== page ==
June 2017
Volume 58, Issue 8
Open Access
ARVO Annual Meeting Abstract  |   June 2017
Cataract surgery in the National Health and Aging Trends Study
Author Affiliations & Notes
  • Brian Craig Stagg
    Kellogg Eye Center, Salt Lake City, Michigan, United States
    Institute for Healthcare Policy and Innovation, University of Michigan, Ann Arbor, Michigan, United States
  • Clair Ankuda
    Institute for Healthcare Policy and Innovation, University of Michigan, Ann Arbor, Michigan, United States
  • Ben Otte
    School of Medicine, University of Michigan, Ann Arbor, Michigan, United States
  • Maria A Woodward
    Kellogg Eye Center, Salt Lake City, Michigan, United States
    Institute for Healthcare Policy and Innovation, University of Michigan, Ann Arbor, Michigan, United States
  • Footnotes
    Commercial Relationships   Brian Stagg, None; Clair Ankuda, None; Ben Otte, None; Maria Woodward, None
  • Footnotes
    Support  Maria A. Woodward receives a grant (K23 Mentored Clinical Scientist Award K23EY023596) from National Institutes of Health, Bethesda, MD.
Investigative Ophthalmology & Visual Science June 2017, Vol.58, 765. doi:
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      Brian Craig Stagg, Clair Ankuda, Ben Otte, Maria A Woodward; Cataract surgery in the National Health and Aging Trends Study. Invest. Ophthalmol. Vis. Sci. 2017;58(8):765.

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      © ARVO (1962-2015); The Authors (2016-present)

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Abstract

Purpose : The National Health and Aging Trends Study (NHATS) is an annual cohort study that evaluates the mood, quality of life, functional status, and health of a nationally representative cohort of Medicare beneficiaries ages 65 and older from 2011-2015. NHATS is a potentially valuable but underused dataset for ophthalmology health services researchers given that participants report on vision and history of cataract surgery and survey data is linked to Medicare claims. We conducted this study to evaluate the rates of cataract surgery in this population and to compare the characteristics of study participants who received cataract surgery to those who did not in order to asses for feasibility of future analyses that could use this data to explore the effects of cataract surgery on mood, quality of life, and functional status in the elderly.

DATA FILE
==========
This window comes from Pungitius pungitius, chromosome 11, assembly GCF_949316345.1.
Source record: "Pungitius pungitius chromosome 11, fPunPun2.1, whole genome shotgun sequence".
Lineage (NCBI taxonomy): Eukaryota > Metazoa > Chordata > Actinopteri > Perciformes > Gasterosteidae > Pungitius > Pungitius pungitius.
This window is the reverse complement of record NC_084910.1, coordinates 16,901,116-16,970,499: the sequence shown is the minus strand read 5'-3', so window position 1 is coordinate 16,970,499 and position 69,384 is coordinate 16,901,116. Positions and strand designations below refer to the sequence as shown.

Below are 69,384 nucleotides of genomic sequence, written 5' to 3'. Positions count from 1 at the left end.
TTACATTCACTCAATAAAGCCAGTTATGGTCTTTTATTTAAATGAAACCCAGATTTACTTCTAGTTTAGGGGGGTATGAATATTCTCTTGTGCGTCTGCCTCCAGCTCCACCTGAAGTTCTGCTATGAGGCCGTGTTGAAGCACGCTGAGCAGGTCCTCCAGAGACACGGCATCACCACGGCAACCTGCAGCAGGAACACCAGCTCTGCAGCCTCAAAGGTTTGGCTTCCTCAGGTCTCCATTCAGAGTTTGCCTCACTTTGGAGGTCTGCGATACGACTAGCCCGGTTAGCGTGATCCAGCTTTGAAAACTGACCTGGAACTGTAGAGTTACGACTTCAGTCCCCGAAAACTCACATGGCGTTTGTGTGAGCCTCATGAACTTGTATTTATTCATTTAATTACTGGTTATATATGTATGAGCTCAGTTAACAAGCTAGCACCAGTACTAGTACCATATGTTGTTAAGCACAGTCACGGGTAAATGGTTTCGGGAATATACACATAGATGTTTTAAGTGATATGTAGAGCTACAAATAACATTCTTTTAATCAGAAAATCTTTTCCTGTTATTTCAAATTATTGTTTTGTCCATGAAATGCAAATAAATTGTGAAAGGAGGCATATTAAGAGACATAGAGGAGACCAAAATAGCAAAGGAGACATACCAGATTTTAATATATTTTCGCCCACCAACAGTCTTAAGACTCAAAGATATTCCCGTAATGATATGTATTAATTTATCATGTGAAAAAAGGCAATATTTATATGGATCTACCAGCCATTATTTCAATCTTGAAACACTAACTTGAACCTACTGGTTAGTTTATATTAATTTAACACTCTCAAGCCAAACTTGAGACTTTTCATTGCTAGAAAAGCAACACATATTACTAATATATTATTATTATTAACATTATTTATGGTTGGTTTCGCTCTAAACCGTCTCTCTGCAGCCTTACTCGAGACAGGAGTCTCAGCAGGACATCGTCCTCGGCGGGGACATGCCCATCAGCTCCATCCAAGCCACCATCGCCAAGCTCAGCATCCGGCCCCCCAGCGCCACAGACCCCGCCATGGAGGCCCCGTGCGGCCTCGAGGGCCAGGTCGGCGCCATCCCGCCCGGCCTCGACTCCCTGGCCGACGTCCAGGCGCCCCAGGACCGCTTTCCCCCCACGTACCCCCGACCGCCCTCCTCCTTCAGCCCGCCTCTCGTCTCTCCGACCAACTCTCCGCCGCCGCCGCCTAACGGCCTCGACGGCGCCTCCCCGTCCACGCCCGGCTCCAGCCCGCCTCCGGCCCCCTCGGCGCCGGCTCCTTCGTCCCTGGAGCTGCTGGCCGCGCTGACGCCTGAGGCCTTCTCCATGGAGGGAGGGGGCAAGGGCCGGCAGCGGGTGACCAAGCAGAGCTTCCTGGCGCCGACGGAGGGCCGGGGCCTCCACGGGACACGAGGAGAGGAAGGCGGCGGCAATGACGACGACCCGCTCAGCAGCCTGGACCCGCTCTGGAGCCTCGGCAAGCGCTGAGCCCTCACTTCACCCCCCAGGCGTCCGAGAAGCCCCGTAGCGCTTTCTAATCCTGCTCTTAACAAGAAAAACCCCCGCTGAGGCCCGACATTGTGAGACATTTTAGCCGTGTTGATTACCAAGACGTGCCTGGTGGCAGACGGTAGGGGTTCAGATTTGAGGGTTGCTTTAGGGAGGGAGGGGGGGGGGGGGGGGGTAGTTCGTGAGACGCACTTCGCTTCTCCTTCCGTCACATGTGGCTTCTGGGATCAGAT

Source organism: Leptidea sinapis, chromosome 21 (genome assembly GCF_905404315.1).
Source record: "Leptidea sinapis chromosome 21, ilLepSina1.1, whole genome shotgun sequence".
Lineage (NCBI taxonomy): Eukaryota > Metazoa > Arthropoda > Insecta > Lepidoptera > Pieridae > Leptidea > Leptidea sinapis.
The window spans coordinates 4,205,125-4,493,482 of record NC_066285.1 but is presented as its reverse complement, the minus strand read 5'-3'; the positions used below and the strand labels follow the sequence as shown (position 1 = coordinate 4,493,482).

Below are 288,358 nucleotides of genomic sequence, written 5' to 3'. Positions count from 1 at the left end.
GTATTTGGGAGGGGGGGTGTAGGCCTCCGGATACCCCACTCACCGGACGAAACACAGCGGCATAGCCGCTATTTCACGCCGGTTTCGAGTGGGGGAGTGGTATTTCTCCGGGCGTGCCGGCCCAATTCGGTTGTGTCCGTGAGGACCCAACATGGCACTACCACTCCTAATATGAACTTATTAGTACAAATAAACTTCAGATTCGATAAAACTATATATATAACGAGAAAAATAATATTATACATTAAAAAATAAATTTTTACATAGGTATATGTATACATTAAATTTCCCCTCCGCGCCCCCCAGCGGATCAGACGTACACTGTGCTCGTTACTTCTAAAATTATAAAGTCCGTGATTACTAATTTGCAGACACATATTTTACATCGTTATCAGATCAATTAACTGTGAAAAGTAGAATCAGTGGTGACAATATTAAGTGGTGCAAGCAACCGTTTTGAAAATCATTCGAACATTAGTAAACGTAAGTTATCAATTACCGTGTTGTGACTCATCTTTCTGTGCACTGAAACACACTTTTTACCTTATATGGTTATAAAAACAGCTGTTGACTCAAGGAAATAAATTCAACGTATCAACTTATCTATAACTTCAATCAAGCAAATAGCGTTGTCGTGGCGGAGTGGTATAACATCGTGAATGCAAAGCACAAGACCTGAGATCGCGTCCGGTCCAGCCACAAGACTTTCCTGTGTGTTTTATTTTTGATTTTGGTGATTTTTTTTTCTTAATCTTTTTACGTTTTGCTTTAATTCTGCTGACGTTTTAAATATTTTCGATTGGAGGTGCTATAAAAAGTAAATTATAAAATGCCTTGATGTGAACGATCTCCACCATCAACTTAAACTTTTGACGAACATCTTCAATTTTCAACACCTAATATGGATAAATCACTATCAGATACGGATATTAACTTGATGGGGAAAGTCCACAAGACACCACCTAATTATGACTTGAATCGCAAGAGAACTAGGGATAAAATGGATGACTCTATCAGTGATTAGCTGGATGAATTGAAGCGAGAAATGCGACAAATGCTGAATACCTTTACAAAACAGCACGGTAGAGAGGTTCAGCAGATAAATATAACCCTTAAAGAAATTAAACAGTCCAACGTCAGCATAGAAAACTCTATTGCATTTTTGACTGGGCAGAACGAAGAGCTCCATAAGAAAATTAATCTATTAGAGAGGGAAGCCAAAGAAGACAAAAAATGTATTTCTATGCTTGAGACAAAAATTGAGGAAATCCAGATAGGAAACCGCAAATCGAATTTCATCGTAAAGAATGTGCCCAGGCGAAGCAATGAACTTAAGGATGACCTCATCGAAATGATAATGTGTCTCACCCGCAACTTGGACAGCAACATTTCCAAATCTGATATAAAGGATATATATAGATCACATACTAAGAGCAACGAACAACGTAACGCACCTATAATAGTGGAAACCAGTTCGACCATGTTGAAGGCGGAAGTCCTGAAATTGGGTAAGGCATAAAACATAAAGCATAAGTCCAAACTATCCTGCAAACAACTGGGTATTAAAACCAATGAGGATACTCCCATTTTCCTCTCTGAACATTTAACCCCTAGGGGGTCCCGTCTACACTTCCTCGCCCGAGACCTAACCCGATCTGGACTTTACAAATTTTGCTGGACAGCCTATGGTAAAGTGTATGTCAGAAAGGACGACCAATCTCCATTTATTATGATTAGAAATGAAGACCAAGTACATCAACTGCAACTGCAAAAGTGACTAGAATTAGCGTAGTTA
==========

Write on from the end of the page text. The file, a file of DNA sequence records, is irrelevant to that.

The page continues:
Methods : We identified all patients who reported cataract surgery during the NHATS study. All patients who reported cataract surgery prior to the start of the study were excluded. We compared health and demographic characteristics of those who reported having had cataract surgery within the past year to those who never reported having had cataract surgery. Chi-squared tests were used for statistical comparisons.

Results : Of the 8,245 participants included in the initial cohort, 3,273 (39.7%) were excluded for having cataract surgery prior to the start of the study. 667 participants reported having cataract surgery during the course of the study, and the remaining 4,305 did not. Participants who had cataract surgery during the study tended to be older (p<0.001), female sex (60% vs. 51%, p=0.04), and have poorer self-reported health (p=0.04) than those who did not have cataract surgery. We did not find a difference in education level (p=0.27) or depression (p=0.99) between the two groups. (Table 1)

Conclusions : We demonstrate that NHATS may be used to construct a demographic profile of older patients undergoing cataract surgery. Ophthalmology researchers can further use NHATS to explore the impact of cataract surgery and other ophthalmologic procedures in older populations.

This is an abstract that was submitted for the 2017 ARVO Annual Meeting, held in Baltimore, MD, May 7-11, 2017.

 

Characteristics of NHATS study participants who had cataract surgery and those who did not.

Characteristics of NHATS study participants who had cataract surgery and those who did not.

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